We now we have the rather odd system of permanent civil servants, shared governance between Congress and presidents, and a president who succeeded as a boss in the business sector. I guess this is a governmental and political instance of unstoppable force meeting an immovable object.

One more detail at play in the deep background is branding. Branding has become a powerful force in modern American life. Government agencies have understood branding long before it became a commonly discussed concept. That’s what the drive for autonomy is about. That’s also why agencies resist being identified with larger organizations they’re housed within. The National Weather Service does not want to be branded as NOAA (National Oceanic and Atmospheric Administration) and certainly not as Department of Commerce. Their brand is the National Weather Service.

For those of us interested in American history, American Political Development, public administration, political science, and bureaucratic politics, the next four years (heck, the next four weeks) will be an illuminating example of all these conflicting forces at play. Does anyone want to write a dissertation about this?

In my case, I’m particularly interested in how a President and Congress of the same party will handle the principle of shared governance of the bureaucracy. Will the institutional perspectives of the two ends of Pennsylvania Avenue ever conflict? I’m guessing the answer is yes, soon or later. Even if I’m wrong, buckle up, it’s going to be a bumpy ride.

Mordecai Lee, Ph.D., is a professor at the University of Wisconsin-Milwaukee and a former state senator in the Wisconsin Legislature. His books include A Presidential Civil Service: FDR’s Liaison Office for Personnel Management (University of Alabama Press, 2016), Congress vs. the Bureaucracy: Muzzling Agency Public Relations (University of Oklahoma Press, 2011), and Nixon’s Super Secretaries: The Last Grand Presidential Reorganization Effort (Texas A&M University Press, 2010).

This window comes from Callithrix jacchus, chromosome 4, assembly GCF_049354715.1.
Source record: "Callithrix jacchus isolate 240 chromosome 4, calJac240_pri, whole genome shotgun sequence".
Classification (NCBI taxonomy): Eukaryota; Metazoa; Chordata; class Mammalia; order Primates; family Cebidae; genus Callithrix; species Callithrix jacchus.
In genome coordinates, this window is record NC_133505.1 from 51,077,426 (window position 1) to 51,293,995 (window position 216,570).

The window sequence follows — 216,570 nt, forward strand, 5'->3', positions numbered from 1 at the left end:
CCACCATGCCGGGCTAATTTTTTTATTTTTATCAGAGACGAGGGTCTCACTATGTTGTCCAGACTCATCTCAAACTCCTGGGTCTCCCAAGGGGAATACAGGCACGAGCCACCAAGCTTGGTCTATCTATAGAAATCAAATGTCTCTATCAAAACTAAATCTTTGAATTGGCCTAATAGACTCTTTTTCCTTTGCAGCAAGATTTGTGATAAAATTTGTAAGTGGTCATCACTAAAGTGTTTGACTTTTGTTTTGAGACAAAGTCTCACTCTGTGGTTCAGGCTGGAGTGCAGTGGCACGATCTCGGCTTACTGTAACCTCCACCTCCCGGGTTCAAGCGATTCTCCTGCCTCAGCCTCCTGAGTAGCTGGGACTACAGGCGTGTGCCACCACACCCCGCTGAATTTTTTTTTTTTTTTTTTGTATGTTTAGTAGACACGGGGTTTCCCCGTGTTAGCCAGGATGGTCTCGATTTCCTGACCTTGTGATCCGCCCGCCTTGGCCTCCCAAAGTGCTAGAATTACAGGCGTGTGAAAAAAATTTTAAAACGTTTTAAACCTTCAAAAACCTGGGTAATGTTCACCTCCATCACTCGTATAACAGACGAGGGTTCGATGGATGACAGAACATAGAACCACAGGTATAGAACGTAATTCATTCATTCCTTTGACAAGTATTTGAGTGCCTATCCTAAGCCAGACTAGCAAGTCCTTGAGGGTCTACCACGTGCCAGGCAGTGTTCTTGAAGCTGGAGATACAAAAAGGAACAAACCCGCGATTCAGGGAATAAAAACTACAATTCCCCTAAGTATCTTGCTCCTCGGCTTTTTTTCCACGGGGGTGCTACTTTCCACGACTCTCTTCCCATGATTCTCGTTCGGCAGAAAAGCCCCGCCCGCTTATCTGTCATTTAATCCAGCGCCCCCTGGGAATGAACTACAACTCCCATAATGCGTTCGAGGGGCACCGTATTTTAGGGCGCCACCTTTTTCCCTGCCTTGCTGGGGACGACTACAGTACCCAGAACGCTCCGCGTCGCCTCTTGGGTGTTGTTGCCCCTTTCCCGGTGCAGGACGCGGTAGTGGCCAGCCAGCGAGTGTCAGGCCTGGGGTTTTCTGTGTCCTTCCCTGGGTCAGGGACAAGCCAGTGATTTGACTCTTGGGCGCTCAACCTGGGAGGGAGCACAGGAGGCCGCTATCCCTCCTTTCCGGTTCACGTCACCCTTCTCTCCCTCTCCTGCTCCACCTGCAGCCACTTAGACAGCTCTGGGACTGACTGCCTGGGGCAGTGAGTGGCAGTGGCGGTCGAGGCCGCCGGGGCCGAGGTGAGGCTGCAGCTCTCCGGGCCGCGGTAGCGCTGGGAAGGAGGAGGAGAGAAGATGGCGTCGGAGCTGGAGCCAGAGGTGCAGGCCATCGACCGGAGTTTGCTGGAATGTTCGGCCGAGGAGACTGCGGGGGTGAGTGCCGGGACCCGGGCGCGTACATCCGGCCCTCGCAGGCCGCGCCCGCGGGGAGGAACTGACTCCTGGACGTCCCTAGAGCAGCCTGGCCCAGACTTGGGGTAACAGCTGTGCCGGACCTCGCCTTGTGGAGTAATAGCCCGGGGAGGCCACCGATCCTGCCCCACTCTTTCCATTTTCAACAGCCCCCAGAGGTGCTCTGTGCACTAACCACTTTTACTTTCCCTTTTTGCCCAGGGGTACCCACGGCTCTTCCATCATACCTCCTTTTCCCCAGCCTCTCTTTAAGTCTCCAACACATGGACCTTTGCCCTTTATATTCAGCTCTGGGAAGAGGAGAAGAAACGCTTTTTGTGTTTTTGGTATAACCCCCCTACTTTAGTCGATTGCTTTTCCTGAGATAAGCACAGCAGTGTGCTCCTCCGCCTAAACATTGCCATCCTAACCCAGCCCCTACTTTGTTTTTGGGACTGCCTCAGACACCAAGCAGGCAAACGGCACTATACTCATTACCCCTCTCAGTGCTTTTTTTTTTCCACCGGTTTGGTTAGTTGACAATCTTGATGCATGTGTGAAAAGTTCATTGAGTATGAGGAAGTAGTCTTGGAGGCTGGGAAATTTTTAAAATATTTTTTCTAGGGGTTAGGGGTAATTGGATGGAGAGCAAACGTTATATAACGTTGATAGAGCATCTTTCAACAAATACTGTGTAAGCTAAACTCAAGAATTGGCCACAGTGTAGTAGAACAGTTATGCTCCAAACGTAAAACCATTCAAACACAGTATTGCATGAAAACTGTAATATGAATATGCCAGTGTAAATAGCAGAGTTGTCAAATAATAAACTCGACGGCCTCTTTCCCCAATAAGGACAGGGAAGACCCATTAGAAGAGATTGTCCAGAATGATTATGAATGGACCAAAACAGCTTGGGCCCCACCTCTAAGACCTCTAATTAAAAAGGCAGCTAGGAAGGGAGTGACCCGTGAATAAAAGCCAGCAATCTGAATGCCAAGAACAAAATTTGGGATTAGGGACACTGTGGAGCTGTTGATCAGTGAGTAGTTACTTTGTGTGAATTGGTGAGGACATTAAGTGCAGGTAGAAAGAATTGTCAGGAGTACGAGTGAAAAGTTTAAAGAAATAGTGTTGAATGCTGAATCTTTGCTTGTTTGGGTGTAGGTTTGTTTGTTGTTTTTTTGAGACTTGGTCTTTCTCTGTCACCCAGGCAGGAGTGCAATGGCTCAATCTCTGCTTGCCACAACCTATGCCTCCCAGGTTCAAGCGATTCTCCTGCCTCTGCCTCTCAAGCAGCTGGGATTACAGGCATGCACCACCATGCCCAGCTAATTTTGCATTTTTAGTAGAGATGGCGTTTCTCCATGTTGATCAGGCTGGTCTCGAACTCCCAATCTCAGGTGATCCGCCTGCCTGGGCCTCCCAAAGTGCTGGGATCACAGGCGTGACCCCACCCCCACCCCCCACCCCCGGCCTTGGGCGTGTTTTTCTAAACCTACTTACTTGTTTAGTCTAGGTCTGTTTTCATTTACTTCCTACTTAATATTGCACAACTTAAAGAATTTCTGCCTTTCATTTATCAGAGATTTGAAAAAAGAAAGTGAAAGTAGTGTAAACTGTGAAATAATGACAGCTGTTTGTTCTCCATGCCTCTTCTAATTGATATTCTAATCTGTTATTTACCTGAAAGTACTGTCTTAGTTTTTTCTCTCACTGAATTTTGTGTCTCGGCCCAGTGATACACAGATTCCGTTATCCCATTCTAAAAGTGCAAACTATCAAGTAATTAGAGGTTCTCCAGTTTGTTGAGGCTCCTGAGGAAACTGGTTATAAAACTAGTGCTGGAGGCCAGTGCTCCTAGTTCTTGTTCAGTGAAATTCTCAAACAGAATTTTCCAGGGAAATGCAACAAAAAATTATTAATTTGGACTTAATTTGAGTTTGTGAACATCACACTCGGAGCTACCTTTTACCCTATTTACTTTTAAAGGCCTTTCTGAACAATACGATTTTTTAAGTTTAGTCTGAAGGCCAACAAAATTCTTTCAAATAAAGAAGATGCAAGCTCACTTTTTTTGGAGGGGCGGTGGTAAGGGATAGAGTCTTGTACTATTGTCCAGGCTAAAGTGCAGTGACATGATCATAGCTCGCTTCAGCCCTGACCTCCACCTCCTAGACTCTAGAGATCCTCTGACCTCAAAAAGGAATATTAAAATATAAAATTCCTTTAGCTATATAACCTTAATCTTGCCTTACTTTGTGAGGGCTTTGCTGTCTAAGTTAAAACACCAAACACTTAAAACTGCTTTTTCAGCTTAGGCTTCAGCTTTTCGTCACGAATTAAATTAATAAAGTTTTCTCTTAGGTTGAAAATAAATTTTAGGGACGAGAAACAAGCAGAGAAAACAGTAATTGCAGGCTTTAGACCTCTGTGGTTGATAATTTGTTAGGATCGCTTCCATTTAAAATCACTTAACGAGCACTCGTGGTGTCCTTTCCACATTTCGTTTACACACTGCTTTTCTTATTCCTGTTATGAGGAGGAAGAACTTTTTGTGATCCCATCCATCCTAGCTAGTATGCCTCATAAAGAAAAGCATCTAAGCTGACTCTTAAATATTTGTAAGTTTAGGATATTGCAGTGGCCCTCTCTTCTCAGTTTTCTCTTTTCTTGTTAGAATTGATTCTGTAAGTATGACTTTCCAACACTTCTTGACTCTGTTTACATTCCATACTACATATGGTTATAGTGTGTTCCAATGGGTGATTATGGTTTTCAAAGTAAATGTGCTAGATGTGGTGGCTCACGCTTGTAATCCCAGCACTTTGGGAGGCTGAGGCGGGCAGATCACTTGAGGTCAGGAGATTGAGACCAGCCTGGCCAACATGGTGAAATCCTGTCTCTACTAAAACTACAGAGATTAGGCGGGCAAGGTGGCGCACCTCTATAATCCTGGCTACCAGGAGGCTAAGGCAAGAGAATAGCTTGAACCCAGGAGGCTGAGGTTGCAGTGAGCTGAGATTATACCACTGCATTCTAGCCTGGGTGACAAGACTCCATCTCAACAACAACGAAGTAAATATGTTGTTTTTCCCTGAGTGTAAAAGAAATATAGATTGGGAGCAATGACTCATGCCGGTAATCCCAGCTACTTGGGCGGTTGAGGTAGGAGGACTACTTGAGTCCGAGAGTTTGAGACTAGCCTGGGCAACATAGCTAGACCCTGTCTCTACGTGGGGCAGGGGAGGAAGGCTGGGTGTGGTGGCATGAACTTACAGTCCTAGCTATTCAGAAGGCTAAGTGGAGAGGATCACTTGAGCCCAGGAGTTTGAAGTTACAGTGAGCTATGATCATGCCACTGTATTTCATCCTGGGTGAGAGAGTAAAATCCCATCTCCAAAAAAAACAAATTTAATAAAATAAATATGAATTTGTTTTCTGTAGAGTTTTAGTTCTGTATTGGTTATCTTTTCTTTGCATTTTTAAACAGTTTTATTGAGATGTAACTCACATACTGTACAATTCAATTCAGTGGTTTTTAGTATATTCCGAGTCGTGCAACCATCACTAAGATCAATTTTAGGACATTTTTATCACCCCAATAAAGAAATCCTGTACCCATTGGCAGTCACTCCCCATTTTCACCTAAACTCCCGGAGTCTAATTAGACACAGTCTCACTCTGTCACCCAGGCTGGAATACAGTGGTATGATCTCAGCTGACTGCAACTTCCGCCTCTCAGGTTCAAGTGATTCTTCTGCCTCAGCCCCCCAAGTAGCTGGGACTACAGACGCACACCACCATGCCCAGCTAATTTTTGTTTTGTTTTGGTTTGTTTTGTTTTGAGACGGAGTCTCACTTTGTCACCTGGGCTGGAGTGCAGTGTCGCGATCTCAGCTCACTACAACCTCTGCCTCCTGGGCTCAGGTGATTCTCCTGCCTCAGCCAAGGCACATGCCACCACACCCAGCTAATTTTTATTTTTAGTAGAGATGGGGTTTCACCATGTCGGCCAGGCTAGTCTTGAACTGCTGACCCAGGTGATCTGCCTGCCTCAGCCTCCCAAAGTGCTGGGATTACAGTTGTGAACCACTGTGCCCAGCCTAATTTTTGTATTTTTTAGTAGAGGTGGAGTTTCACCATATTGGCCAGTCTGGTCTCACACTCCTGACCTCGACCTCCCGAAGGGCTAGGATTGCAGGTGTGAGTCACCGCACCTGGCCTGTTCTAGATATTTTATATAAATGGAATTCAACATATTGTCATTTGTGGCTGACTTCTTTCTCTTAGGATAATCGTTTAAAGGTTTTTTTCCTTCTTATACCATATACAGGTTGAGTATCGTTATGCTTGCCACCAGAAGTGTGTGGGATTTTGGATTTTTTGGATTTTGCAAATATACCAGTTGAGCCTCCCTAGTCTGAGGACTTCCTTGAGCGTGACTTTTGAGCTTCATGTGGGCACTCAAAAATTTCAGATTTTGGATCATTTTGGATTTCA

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2 Comments

  1. ProudCivilServant on

    This characterization doesn’t seem to fit what I see. From my observations as a civil servant, many of us believe in the ideals and importance of our professions for public safety, public health, and quality of life–that’s why we pursued the education and training that informs our current work. And we work on despite limited salaries and operational budget cuts from our agencies and administrations because of our belief in public service. We expect to be treated like employees, but I think the current pushback is so sharp because of the lack of consideration and respect shown to our work and our service. I don’t think that desire for respect from an employer is unique to the civil service. Although, perhaps our belief in our work being for the public good makes it something deeper. The rogue-agency social media phenomenon is not (just) because they’re insulted by the disrespect but because there is a sense of now needing to defend the people we serve.
    If we are going to be compared to teenagers (…), let it be for our idealism.

  2. Thank you, ProudCivilServant, for expressing so eloquently an ethos I’ve come to understand well over a 43 year career in Federal service. I can’t comment on the present. But I can share what I’ve seen in the past. I cannot reconcile the image of teenagers used in this essay with what I’ve observed over the decades in the actions of many career civil servants and even political appointees. Many have a strong sense of mission.

    They don’t just think of the here and now, but in very long arcs, and best are described as keenly aware of their highly complex, often difficult, stewardship obligations. I’ve observed (and felt) a strong commitment to the Constitution and the public trust that perhaps is hard to convey outside Federal service.

    I once talked about this ethos with Egil “Bud” Krogh, a former aide to President Nixon. Krogh, who served time in prison for his efforts to plug leaks, pointed to the Code of Ethics when he published his book of memoirs, Integrity, in 2007. He expressed regret at not having focused on that Code when working with the “Plumbers.” When we met, Krogh and I talked about the need to anchor one’s professional life in a Code of Ethics.

    The 1958 edition of that Code advised, “Any person in Government service should: (1) Put loyalty to the highest moral principals and to country above loyalty to Government persons, party, or department; (2) Uphold the Constitution, laws, and legal regulations of the United States and of all governments therein and never be a party to their evasion.”

    The code concluded with the reminder, “Uphold these principles, ever conscious that public office is a public trust.” Ever conscious of that trust describes so many I’ve been lucky to know. I’m proud of the many people I’ve known in Federal service who’ve undertaken challenging assignments in what for many is a tremendously grown up world.